TOMS is once again challenging folks to go one day without shoes to better understand what it's like for hundreds of millions of children in developing countries who are forced to walk for miles without shoes in order to access life's essentials like water, food, school and medical help. As you may have expected, doing so is not only painful and exhausting, but it exposes them to a host of soil-transmitted diseases that they cannot afford to treat.
If you're familiar with the TOMS brand (which most people are, considering they are literally EVERYWHERE), then you know that TOMS will buy one pair of shoes for a kid in need for every pair that is bought. While I absolutely love that concept and TOMS' commitment to keeping children healthy and safe, I couldn't help but be a bit skeptical when I first heard of the "One day without shoes" campaign. Knowing the brand and the people it attracts (which includes myself), it's hard not to immediately picture a bunch of hemp-necklaced hippies soaking up the opportunity to go all day sans shoes while feeling superior to the rest of us who are required by our jobs to wear shoes. After all, while it is certainly an educational tool to better understand how grueling it is to go barefoot all day, is it truly helping the kids in need?
Truthfully, the campaign really only works (in my opinion) if unsuspecting folks participate - the people who wear full business suits on their way to work for "the man" and are dressed to the nines... right down to their bare feet. At that point, I think this method actually works...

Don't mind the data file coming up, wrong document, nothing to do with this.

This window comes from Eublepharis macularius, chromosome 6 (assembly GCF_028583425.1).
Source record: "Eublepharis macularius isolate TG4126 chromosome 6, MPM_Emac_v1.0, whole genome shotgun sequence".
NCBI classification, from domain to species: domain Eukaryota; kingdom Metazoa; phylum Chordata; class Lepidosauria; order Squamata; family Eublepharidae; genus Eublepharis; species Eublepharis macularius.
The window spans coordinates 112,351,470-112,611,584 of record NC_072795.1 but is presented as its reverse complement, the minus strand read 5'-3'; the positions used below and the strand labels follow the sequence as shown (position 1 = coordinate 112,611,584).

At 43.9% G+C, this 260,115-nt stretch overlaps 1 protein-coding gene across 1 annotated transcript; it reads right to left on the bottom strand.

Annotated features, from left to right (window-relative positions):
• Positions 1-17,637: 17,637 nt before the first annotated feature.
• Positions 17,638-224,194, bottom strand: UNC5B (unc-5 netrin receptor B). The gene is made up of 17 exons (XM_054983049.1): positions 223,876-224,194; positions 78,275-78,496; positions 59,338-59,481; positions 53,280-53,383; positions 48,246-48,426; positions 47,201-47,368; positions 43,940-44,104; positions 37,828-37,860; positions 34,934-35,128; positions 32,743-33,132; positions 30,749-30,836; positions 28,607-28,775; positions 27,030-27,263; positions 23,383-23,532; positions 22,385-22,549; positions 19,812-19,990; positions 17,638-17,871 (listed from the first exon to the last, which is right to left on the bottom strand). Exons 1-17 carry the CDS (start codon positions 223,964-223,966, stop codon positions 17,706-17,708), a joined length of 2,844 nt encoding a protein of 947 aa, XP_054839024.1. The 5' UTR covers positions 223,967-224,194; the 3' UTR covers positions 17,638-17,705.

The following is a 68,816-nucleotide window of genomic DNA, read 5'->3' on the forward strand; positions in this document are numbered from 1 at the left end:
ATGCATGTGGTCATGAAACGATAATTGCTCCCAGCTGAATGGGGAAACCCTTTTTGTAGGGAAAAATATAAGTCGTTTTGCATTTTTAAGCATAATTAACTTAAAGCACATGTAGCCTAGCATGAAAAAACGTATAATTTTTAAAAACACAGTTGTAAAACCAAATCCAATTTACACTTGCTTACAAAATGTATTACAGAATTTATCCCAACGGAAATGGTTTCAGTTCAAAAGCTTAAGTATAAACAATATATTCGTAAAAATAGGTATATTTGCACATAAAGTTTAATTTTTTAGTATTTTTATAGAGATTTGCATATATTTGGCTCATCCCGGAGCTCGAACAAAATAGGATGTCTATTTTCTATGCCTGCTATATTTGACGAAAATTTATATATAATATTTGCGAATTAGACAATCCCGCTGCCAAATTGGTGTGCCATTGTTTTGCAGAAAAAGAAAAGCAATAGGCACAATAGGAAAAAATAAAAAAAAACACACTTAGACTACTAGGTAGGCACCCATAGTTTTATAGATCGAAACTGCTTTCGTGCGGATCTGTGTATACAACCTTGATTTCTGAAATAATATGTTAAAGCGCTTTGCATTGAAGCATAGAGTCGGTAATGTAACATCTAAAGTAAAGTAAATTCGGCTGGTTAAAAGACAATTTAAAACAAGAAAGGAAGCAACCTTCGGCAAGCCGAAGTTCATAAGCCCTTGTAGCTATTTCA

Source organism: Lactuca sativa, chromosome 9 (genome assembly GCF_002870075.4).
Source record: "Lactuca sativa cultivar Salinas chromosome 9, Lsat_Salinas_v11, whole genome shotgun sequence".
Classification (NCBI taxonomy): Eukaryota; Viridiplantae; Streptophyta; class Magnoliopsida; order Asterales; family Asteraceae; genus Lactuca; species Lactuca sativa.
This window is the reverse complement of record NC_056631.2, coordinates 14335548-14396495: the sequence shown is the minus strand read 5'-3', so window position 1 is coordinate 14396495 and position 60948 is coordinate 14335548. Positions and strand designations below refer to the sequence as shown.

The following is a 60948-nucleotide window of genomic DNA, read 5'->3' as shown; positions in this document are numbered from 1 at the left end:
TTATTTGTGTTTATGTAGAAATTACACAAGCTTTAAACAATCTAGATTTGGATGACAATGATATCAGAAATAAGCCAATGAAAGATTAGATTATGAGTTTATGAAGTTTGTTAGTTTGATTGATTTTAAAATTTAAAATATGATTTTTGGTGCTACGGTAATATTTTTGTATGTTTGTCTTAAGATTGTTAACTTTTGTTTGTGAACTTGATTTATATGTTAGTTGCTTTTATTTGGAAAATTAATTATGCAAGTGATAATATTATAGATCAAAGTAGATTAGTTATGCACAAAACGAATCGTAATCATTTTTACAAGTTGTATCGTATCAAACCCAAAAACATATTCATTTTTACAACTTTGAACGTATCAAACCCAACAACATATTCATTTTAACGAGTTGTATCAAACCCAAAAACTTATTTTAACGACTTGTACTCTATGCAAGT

While the concept is simply not feasible for most of us that work in offices with dress codes, I'm going to attempt to test it out at some point during the day. I find the whole campaign particularly amusing from the perspective of runners who adhere to the "minimalist movement" - who oftentimes pay upwards of $100 for shoes that simulate running barefoot. I can only imagine how confused the kids in need would be if we tried to explain that concept to them - that runners actually CHOOSE to run barefoot. [And just a sidenote here: Not that I know from much experience, but I think the minimalist movement is pretty cool as a runner and I am, by no means, hatin' on it. Just simply pointing out the irony with respect to the TOMS campaign]
Even if going shoeless isn't your cup of tea, it's always nice knowing that TOMS will make the charitable effort for you each time you buy a pair of (absurdly comfortable) shoes. I'll be giving the barefoot running thing a try - maybe while sporting one of the "One for One" tees? Anyone else going to give it a go?